Gold is out of favor. Investors cut holdings in bullion-backed exchange-traded products to the lowest since 2009 as surging stock markets in the U.S. and China hurt demand and prospects for rising U.S. interest rates boosted the dollar.
The assets contracted 5.4 metric tons, or 0.3 percent, to 1,594.1 tons as of Tuesday, according to data compiled by Bloomberg. The hoard slumped 39 percent since reaching a record 2,632.5 tons in December 2012.
World equities climbed in 2015 as U.S. stocks reached a record and the main gauge in China more than doubled in 12 months. The Federal Reserve has signaled it expects U.S. growth to pick up after a contraction in the first quarter and, while unlikely to raise interest rates this month, it’s left the door open to tightening later this year. Higher rates curb gold’s allure because it usually gives returns only through price gains.
“The overall direction in the market is away from risk hedges like gold and toward yielding assets like equities,” Jens Pedersen, a senior analyst at Danske Bank A/S, said by phone from Copenhagen. “And with that as the overall direction of travel, we’re seeing investors rotate out of gold ETFs.”
The Standard & Poor’s 500 Index has climbed 2.7 percent this year, closing at a record on May 21, while the Shanghai Composite Index soared 52 percent. The Bloomberg Dollar Spot Index, a gauge of the greenback’s strength against 10 major counterparts, added 4.5 percent.
Assets in the SPDR Gold Trust, the largest bullion-backed ETP, fell 0.6 percent to 709.9 tons on Tuesday, the lowest since Jan. 14, according to data compiled by Bloomberg. The ETP bottomed this year at 704.8 tons on Jan. 7, down 48 percent from its 2012 peak.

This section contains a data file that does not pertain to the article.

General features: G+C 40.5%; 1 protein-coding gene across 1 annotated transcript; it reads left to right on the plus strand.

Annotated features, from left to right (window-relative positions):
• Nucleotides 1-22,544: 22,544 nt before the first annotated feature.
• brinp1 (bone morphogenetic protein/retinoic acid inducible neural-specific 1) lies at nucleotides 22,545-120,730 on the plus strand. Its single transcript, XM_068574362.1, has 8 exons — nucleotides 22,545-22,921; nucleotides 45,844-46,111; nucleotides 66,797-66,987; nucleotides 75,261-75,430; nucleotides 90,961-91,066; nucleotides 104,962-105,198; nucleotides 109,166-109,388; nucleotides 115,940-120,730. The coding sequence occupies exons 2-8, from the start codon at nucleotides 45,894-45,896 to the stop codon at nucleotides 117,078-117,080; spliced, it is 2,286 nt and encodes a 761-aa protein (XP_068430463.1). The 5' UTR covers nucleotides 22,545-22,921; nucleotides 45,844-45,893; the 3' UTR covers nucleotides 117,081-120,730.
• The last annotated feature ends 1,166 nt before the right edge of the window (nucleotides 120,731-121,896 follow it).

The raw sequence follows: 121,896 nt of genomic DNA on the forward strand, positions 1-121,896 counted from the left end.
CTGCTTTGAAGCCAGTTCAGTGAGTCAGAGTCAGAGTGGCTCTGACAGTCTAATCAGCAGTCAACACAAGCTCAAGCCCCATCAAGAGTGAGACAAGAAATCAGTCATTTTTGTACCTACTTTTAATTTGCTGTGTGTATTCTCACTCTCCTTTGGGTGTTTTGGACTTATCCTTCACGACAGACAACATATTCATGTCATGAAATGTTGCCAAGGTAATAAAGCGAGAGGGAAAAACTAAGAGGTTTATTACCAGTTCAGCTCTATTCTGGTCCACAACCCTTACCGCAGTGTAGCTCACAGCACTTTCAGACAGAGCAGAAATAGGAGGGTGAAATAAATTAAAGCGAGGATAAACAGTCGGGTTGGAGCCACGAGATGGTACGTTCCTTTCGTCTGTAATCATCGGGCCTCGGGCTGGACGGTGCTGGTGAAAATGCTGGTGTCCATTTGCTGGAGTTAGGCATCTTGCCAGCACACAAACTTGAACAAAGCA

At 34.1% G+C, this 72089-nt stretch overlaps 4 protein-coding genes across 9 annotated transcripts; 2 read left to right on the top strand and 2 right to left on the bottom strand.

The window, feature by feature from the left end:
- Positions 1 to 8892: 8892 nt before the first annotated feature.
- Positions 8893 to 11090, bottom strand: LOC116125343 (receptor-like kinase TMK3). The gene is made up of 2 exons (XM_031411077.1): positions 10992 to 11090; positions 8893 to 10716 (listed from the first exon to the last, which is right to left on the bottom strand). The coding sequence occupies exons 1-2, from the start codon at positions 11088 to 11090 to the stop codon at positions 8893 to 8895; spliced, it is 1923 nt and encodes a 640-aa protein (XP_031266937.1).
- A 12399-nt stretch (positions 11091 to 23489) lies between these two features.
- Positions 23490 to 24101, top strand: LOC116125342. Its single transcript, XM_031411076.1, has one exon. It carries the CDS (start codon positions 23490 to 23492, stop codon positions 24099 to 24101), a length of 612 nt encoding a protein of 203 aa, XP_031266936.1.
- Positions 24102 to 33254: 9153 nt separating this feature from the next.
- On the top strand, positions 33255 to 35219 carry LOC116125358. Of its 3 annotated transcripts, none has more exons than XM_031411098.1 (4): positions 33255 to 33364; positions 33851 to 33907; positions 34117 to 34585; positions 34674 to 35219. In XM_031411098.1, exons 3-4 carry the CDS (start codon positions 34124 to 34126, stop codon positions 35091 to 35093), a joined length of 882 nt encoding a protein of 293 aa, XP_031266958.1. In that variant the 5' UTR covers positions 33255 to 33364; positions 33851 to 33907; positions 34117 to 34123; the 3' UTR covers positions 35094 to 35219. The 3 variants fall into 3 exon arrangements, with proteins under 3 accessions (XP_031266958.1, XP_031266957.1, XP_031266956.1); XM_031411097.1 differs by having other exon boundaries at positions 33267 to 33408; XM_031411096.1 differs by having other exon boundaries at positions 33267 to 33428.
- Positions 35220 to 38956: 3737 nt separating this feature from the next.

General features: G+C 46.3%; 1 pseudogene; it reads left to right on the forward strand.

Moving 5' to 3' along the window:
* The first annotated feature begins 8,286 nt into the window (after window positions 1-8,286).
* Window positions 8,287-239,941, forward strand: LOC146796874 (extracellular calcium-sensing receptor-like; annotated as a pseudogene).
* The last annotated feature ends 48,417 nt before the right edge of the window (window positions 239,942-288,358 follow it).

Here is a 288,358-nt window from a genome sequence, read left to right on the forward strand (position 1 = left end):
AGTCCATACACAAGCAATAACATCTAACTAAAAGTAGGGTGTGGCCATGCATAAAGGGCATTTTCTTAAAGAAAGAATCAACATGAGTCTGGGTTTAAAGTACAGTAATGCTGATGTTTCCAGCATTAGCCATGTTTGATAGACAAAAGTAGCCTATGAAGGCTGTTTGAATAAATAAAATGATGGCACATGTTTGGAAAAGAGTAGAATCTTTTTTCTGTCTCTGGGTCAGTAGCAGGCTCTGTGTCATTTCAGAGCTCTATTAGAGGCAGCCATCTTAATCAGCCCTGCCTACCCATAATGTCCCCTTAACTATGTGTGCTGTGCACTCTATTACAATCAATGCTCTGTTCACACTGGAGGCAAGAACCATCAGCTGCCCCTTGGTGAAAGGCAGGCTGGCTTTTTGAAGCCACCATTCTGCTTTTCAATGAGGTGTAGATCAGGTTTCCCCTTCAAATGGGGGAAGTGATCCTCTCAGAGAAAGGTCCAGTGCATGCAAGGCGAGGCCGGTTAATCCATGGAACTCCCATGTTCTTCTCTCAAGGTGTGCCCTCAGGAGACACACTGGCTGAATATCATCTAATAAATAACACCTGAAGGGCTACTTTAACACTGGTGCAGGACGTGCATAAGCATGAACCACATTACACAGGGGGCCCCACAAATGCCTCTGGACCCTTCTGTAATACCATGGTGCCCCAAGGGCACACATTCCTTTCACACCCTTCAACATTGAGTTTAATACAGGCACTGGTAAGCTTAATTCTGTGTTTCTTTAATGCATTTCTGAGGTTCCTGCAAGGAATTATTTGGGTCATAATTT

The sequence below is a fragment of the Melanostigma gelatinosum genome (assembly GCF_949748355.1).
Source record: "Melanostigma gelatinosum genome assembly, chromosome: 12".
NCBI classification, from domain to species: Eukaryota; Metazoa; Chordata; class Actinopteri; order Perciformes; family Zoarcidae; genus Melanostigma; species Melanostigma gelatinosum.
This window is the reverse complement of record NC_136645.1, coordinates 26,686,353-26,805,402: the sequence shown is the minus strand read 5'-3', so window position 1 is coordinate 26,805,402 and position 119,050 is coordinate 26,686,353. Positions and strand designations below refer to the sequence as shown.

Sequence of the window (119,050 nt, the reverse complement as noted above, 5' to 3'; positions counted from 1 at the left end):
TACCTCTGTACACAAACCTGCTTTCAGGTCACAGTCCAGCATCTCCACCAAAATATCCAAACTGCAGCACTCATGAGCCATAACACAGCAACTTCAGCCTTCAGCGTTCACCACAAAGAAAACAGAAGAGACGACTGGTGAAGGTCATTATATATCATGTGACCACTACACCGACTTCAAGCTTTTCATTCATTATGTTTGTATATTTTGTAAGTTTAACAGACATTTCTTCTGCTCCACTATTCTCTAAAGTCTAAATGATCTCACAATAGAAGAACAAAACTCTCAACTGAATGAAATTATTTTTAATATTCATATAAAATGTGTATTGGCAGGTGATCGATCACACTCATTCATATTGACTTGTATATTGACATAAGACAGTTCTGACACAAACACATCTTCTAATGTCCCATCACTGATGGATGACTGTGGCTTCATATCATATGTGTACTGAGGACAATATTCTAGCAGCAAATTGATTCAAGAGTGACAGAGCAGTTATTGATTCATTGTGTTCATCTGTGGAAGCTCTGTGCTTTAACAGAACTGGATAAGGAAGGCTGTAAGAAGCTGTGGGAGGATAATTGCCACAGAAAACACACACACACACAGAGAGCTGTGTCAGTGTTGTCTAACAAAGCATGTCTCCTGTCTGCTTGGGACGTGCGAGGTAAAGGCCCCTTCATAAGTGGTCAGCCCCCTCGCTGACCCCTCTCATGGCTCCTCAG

Gold futures for August delivery fell 0.8 percent to settle at $1,184.90 an ounce at 1:52 p.m. on the Comex in New York, the second decline in three days. Aggregate trading was 25 percent lower than the 100-day average for the time of day, according to data compiled by Bloomberg.
Not everyone is selling. Billionaire hedge fund manager John Paulson has maintained a holding in the SPDR for seven straight quarters through March 31, according to a government filing last month.
Gold will average $1,220 in the final quarter of the year, according to the median of forecasts compiled by Bloomberg. Next year, it’s seen at $1,225, the data show.
Central bank purchases rose for a 17th quarter in the first three months of the year, according to the World Gold Council, in a reversal from two decades of selling since the late 1980s. Russia, the fifth-biggest holder, tripled its hoard since 2005, while Kazakhstan boosted reserves. Many central banks are exposed to a small number of reserve currencies and look to gold as a hedge, the council said.
“Even with all the global concerns around and easy monetary policies, gold has not really been able to move higher,” Edward Dempsey, the chief investment officer at Pension Partners LLC in New York, said in a telephone interview. “Gold seems to have lost its luster.”